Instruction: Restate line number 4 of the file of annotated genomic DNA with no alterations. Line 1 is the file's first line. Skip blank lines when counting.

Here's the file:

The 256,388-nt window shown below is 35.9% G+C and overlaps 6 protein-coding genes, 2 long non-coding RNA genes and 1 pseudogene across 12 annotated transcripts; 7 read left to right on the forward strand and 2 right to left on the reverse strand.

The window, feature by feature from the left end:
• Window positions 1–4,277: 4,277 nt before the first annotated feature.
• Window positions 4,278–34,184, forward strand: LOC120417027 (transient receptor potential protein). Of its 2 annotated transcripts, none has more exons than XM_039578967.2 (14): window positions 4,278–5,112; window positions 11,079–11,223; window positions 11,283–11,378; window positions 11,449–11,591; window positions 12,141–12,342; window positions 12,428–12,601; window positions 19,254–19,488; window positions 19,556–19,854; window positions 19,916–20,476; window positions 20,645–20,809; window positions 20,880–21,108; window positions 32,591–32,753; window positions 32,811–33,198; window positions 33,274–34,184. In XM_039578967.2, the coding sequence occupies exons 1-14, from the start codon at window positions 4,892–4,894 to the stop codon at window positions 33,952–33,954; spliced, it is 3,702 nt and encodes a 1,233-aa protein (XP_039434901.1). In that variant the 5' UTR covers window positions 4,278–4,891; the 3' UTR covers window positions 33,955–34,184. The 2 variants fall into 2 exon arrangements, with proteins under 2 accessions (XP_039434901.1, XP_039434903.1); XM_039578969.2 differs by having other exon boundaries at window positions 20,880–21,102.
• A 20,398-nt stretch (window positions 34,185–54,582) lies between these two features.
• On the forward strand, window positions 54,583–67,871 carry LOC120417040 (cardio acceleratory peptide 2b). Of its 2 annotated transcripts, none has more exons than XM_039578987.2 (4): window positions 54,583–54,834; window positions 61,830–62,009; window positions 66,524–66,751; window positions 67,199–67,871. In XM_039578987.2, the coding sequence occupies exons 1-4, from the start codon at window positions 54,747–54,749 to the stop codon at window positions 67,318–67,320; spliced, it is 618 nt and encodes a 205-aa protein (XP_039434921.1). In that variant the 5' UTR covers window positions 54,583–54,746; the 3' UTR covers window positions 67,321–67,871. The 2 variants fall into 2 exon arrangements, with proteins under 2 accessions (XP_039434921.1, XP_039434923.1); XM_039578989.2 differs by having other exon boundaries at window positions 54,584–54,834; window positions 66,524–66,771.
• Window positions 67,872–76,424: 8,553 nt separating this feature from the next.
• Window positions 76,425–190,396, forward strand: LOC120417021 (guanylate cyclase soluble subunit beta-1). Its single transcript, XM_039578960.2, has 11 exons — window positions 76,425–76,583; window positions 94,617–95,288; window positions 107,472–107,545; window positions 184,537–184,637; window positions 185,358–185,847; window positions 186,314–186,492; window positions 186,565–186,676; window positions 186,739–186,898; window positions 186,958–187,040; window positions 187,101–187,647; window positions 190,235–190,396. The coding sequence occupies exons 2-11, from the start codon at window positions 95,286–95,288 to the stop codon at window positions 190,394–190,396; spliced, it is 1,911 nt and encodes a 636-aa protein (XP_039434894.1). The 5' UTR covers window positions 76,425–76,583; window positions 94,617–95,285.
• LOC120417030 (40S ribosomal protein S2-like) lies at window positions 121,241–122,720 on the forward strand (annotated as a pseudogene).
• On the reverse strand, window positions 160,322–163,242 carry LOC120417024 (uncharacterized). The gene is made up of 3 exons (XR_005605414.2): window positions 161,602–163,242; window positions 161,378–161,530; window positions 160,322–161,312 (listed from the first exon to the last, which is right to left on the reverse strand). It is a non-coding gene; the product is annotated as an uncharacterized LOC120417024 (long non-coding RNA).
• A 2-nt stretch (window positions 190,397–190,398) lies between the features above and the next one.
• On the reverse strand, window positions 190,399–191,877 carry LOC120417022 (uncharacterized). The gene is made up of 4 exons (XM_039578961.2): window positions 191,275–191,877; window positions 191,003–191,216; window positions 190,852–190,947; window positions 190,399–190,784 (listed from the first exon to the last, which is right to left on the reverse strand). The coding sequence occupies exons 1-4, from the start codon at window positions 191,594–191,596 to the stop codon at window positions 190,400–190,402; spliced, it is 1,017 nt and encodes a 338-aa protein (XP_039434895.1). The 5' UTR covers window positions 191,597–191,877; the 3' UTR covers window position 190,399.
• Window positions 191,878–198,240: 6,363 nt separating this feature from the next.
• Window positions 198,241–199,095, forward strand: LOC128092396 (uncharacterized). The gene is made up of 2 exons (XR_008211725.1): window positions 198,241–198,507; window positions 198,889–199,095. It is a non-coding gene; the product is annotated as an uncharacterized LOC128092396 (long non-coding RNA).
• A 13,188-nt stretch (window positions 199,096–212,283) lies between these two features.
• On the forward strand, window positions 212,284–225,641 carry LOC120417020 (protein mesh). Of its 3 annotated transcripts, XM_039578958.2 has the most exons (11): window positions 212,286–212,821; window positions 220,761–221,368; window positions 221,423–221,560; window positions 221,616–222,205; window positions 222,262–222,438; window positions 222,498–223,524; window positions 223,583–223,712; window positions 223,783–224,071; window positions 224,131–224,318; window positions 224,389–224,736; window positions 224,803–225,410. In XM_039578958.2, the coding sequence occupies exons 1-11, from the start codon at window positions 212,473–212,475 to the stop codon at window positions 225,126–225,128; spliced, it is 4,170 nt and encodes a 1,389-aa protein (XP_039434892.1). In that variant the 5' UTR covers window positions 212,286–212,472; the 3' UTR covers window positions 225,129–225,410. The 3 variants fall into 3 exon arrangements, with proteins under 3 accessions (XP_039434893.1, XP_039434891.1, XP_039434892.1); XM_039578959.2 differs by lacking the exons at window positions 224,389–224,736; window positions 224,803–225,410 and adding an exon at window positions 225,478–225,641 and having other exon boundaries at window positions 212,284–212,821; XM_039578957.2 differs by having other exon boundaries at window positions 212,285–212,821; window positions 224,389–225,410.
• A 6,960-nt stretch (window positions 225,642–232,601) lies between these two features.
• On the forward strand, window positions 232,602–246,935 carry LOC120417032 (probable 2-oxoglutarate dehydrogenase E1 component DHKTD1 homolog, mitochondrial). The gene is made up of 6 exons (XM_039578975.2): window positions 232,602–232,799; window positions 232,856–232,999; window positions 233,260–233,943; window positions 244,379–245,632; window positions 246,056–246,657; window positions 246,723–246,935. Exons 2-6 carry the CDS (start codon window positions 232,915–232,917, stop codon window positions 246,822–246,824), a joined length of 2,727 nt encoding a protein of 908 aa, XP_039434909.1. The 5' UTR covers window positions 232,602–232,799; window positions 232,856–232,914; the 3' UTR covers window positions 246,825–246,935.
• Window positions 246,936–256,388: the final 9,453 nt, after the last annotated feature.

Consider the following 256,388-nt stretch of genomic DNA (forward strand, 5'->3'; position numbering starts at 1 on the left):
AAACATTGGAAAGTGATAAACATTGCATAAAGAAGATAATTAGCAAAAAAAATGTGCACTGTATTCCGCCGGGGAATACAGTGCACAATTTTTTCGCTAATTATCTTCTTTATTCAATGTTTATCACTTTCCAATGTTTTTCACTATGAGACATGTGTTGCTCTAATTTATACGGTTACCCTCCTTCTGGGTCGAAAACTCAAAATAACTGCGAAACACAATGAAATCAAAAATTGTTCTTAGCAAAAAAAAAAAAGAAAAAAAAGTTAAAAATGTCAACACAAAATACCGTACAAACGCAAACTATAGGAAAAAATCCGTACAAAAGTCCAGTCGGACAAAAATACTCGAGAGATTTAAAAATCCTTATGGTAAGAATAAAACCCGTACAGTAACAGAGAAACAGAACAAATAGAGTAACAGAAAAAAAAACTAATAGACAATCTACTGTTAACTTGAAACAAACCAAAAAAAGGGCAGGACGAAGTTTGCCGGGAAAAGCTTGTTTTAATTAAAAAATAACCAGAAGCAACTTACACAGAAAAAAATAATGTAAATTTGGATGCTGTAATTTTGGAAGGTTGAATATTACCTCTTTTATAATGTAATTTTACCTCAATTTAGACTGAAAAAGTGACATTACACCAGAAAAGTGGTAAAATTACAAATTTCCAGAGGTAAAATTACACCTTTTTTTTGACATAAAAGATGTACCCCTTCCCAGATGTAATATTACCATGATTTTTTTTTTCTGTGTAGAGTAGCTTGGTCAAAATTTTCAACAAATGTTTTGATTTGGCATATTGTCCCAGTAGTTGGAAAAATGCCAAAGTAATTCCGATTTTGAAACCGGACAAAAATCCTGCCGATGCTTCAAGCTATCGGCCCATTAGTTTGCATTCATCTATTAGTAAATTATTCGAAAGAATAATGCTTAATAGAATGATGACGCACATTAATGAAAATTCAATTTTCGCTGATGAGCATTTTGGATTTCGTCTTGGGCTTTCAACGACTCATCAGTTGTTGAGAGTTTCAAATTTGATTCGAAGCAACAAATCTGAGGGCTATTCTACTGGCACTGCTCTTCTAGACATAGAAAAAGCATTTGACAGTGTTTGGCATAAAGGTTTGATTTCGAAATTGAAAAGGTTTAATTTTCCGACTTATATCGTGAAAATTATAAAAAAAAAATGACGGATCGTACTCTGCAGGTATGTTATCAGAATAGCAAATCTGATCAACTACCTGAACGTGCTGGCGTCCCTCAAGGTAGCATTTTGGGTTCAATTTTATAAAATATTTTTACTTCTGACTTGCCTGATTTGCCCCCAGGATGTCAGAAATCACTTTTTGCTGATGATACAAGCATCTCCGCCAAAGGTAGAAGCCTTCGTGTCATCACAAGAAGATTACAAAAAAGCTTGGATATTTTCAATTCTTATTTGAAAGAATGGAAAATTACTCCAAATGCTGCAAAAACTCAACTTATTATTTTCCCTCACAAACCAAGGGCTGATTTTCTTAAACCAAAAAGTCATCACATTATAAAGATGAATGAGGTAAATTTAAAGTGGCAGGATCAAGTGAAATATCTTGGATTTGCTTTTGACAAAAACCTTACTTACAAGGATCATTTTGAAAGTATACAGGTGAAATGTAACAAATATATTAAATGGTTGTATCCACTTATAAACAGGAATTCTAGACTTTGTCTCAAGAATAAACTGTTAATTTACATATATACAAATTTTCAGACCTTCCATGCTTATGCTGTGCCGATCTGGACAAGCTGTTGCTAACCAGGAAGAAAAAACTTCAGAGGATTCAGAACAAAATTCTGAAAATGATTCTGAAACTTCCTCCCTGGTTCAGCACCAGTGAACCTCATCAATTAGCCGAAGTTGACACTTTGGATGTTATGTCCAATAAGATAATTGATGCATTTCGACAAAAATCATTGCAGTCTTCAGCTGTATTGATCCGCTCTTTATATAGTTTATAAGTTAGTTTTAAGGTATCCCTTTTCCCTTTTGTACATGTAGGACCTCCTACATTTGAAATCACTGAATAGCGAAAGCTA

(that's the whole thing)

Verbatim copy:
• Window positions 4,278–34,184, forward strand: LOC120417027 (transient receptor potential protein). Of its 2 annotated transcripts, none has more exons than XM_039578967.2 (14): window positions 4,278–5,112; window positions 11,079–11,223; window positions 11,283–11,378; window positions 11,449–11,591; window positions 12,141–12,342; window positions 12,428–12,601; window positions 19,254–19,488; window positions 19,556–19,854; window positions 19,916–20,476; window positions 20,645–20,809; window positions 20,880–21,108; window positions 32,591–32,753; window positions 32,811–33,198; window positions 33,274–34,184. In XM_039578967.2, the coding sequence occupies exons 1-14, from the start codon at window positions 4,892–4,894 to the stop codon at window positions 33,952–33,954; spliced, it is 3,702 nt and encodes a 1,233-aa protein (XP_039434901.1). In that variant the 5' UTR covers window positions 4,278–4,891; the 3' UTR covers window positions 33,955–34,184. The 2 variants fall into 2 exon arrangements, with proteins under 2 accessions (XP_039434901.1, XP_039434903.1); XM_039578969.2 differs by having other exon boundaries at window positions 20,880–21,102.